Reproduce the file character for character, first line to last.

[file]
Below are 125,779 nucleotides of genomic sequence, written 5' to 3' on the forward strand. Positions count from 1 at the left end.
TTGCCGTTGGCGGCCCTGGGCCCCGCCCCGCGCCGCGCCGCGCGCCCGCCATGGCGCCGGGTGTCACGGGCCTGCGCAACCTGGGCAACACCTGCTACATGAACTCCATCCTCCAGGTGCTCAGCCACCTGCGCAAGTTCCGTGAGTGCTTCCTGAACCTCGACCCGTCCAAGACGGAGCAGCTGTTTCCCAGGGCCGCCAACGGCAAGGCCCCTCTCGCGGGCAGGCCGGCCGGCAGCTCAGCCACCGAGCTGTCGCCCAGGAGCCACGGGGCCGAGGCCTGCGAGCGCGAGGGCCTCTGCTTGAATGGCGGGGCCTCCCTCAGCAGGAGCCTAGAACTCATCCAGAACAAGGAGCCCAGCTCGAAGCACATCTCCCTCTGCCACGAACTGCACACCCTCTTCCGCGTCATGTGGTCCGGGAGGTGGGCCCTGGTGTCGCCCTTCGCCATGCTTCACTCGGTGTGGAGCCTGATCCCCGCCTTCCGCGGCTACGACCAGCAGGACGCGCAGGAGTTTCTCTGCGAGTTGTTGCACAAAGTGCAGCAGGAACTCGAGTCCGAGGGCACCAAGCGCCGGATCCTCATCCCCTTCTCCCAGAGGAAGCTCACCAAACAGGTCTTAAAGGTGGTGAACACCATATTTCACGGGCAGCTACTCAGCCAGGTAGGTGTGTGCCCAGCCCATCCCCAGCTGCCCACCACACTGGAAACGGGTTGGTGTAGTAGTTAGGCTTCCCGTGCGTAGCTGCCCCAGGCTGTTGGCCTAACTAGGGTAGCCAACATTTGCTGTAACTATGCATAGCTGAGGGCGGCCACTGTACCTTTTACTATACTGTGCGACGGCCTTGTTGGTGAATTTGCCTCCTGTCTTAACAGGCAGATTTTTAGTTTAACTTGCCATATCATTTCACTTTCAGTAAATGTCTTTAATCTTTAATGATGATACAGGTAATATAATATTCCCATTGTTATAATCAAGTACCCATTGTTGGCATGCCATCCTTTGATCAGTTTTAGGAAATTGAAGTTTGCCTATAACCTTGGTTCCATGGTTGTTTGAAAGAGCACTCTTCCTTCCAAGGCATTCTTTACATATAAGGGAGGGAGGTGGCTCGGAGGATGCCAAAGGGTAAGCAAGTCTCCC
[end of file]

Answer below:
Below are 125,779 nucleotides of genomic sequence, written 5' to 3' on the forward strand. Positions count from 1 at the left end.
TTGCCGTTGGCGGCCCTGGGCCCCGCCCCGCGCCGCGCCGCGCGCCCGCCATGGCGCCGGGTGTCACGGGCCTGCGCAACCTGGGCAACACCTGCTACATGAACTCCATCCTCCAGGTGCTCAGCCACCTGCGCAAGTTCCGTGAGTGCTTCCTGAACCTCGACCCGTCCAAGACGGAGCAGCTGTTTCCCAGGGCCGCCAACGGCAAGGCCCCTCTCGCGGGCAGGCCGGCCGGCAGCTCAGCCACCGAGCTGTCGCCCAGGAGCCACGGGGCCGAGGCCTGCGAGCGCGAGGGCCTCTGCTTGAATGGCGGGGCCTCCCTCAGCAGGAGCCTAGAACTCATCCAGAACAAGGAGCCCAGCTCGAAGCACATCTCCCTCTGCCACGAACTGCACACCCTCTTCCGCGTCATGTGGTCCGGGAGGTGGGCCCTGGTGTCGCCCTTCGCCATGCTTCACTCGGTGTGGAGCCTGATCCCCGCCTTCCGCGGCTACGACCAGCAGGACGCGCAGGAGTTTCTCTGCGAGTTGTTGCACAAAGTGCAGCAGGAACTCGAGTCCGAGGGCACCAAGCGCCGGATCCTCATCCCCTTCTCCCAGAGGAAGCTCACCAAACAGGTCTTAAAGGTGGTGAACACCATATTTCACGGGCAGCTACTCAGCCAGGTAGGTGTGTGCCCAGCCCATCCCCAGCTGCCCACCACACTGGAAACGGGTTGGTGTAGTAGTTAGGCTTCCCGTGCGTAGCTGCCCCAGGCTGTTGGCCTAACTAGGGTAGCCAACATTTGCTGTAACTATGCATAGCTGAGGGCGGCCACTGTACCTTTTACTATACTGTGCGACGGCCTTGTTGGTGAATTTGCCTCCTGTCTTAACAGGCAGATTTTTAGTTTAACTTGCCATATCATTTCACTTTCAGTAAATGTCTTTAATCTTTAATGATGATACAGGTAATATAATATTCCCATTGTTATAATCAAGTACCCATTGTTGGCATGCCATCCTTTGATCAGTTTTAGGAAATTGAAGTTTGCCTATAACCTTGGTTCCATGGTTGTTTGAAAGAGCACTCTTCCTTCCAAGGCATTCTTTACATATAAGGGAGGGAGGTGGCTCGGAGGATGCCAAAGGGTAAGCAAGTCTCCC